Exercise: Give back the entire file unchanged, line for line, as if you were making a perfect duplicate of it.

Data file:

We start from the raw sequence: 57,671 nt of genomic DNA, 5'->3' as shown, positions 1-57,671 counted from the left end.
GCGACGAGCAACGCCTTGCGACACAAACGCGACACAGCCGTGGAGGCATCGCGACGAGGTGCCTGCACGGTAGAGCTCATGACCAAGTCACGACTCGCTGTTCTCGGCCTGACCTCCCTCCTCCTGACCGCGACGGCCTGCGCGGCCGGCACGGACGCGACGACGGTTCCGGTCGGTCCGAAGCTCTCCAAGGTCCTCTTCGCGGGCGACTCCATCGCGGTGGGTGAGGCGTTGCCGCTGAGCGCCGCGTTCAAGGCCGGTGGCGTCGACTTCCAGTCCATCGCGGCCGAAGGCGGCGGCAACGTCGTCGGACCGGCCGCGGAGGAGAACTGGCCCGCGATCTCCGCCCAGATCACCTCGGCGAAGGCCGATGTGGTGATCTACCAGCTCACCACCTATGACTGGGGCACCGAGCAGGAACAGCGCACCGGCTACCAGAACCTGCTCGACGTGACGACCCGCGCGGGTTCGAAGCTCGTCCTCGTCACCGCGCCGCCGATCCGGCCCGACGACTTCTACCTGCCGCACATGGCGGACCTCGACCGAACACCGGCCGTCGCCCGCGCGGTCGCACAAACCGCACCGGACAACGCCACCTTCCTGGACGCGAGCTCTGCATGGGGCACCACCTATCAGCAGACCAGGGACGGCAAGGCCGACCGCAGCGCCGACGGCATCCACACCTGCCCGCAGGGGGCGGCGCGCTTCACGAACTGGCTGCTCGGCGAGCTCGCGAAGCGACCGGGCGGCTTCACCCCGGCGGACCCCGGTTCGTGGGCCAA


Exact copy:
We start from the raw sequence: 57,671 nt of genomic DNA, 5'->3' as shown, positions 1-57,671 counted from the left end.
GCGACGAGCAACGCCTTGCGACACAAACGCGACACAGCCGTGGAGGCATCGCGACGAGGTGCCTGCACGGTAGAGCTCATGACCAAGTCACGACTCGCTGTTCTCGGCCTGACCTCCCTCCTCCTGACCGCGACGGCCTGCGCGGCCGGCACGGACGCGACGACGGTTCCGGTCGGTCCGAAGCTCTCCAAGGTCCTCTTCGCGGGCGACTCCATCGCGGTGGGTGAGGCGTTGCCGCTGAGCGCCGCGTTCAAGGCCGGTGGCGTCGACTTCCAGTCCATCGCGGCCGAAGGCGGCGGCAACGTCGTCGGACCGGCCGCGGAGGAGAACTGGCCCGCGATCTCCGCCCAGATCACCTCGGCGAAGGCCGATGTGGTGATCTACCAGCTCACCACCTATGACTGGGGCACCGAGCAGGAACAGCGCACCGGCTACCAGAACCTGCTCGACGTGACGACCCGCGCGGGTTCGAAGCTCGTCCTCGTCACCGCGCCGCCGATCCGGCCCGACGACTTCTACCTGCCGCACATGGCGGACCTCGACCGAACACCGGCCGTCGCCCGCGCGGTCGCACAAACCGCACCGGACAACGCCACCTTCCTGGACGCGAGCTCTGCATGGGGCACCACCTATCAGCAGACCAGGGACGGCAAGGCCGACCGCAGCGCCGACGGCATCCACACCTGCCCGCAGGGGGCGGCGCGCTTCACGAACTGGCTGCTCGGCGAGCTCGCGAAGCGACCGGGCGGCTTCACCCCGGCGGACCCCGGTTCGTGGGCCAA